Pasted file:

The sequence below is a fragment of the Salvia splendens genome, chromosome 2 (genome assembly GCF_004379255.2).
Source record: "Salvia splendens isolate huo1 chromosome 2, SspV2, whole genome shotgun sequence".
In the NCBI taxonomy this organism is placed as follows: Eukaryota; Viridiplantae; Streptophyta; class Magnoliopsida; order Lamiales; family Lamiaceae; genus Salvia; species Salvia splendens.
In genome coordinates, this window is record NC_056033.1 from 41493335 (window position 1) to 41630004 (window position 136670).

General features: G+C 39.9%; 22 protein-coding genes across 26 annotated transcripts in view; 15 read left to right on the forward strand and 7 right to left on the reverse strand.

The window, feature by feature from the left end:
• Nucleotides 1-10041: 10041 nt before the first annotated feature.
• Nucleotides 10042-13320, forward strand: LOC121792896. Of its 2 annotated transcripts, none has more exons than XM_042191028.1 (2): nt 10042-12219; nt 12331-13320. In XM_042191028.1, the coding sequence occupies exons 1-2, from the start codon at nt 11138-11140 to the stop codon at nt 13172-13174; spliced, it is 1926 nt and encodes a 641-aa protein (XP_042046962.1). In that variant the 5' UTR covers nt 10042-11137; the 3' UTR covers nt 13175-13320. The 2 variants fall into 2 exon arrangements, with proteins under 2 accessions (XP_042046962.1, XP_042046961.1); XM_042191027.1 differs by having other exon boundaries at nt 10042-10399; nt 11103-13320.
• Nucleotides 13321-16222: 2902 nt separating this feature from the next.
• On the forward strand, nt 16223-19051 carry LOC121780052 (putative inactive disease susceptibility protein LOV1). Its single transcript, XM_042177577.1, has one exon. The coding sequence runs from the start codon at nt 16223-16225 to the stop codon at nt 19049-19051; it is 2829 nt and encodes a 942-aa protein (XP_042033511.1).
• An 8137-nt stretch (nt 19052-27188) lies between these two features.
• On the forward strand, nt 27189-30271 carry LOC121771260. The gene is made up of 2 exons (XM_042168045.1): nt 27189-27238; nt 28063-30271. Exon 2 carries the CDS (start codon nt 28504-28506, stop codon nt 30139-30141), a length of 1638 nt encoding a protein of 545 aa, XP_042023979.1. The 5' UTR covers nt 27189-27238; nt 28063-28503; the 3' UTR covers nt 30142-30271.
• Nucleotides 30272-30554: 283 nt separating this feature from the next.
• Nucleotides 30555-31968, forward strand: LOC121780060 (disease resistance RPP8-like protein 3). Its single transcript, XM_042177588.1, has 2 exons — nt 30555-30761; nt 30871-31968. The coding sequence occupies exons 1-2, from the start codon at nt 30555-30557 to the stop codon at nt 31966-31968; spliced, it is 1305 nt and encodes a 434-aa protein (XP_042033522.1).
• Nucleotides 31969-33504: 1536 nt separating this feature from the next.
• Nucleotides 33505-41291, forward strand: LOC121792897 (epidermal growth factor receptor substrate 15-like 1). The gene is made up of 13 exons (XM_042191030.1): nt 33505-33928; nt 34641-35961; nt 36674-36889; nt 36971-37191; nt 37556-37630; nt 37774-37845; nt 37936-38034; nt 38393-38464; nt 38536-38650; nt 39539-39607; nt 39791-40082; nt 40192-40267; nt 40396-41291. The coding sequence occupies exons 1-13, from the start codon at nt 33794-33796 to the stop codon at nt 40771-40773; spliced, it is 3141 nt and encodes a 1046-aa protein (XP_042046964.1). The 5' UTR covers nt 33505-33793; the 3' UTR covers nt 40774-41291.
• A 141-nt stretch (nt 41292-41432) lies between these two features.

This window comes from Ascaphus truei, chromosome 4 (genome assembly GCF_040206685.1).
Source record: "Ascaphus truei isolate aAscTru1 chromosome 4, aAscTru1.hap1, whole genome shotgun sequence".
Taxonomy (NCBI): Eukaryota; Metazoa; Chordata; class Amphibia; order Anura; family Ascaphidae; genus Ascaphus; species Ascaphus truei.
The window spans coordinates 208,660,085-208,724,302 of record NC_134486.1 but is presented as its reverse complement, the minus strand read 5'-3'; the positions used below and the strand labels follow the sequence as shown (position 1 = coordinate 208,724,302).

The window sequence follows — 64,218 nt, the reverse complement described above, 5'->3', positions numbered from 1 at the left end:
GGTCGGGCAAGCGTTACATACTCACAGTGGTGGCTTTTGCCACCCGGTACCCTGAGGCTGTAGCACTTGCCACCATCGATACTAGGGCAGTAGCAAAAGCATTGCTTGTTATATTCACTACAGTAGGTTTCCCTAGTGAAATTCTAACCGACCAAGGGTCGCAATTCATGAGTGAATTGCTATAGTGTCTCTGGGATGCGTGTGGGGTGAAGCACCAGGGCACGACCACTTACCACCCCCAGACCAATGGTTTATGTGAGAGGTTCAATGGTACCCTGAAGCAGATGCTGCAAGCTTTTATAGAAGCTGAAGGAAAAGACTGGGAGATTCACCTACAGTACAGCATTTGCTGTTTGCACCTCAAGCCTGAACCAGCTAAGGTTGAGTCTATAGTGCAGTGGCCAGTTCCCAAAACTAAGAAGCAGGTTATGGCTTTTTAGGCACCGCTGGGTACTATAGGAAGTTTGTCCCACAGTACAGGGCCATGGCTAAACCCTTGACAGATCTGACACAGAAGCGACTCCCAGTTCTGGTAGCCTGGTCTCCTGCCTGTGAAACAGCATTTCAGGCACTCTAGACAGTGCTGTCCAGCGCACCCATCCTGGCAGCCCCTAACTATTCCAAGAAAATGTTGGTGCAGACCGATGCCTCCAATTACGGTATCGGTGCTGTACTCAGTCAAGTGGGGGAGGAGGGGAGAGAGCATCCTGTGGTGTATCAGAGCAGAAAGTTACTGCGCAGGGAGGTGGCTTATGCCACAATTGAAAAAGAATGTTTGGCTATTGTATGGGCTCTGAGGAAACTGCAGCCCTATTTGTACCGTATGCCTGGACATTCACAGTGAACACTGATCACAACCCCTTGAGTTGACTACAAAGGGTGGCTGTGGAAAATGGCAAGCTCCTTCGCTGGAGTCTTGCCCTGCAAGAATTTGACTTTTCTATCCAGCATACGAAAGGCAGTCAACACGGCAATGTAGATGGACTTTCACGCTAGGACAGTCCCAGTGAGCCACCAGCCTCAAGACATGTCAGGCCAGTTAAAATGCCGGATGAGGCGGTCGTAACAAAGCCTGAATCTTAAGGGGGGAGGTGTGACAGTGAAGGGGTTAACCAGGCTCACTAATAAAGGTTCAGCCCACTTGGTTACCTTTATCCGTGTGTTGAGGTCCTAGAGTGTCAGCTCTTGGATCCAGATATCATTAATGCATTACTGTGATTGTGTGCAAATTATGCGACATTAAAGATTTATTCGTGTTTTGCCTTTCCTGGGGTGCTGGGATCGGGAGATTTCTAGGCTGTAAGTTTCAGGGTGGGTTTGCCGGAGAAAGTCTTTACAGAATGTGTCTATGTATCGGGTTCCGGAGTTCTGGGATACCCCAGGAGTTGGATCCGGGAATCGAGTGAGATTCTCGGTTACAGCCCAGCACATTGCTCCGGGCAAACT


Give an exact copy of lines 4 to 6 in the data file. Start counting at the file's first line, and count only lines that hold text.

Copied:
In genome coordinates, this window is record NC_056033.1 from 41493335 (window position 1) to 41630004 (window position 136670).

General features: G+C 39.9%; 22 protein-coding genes across 26 annotated transcripts in view; 15 read left to right on the forward strand and 7 right to left on the reverse strand.

The window, feature by feature from the left end: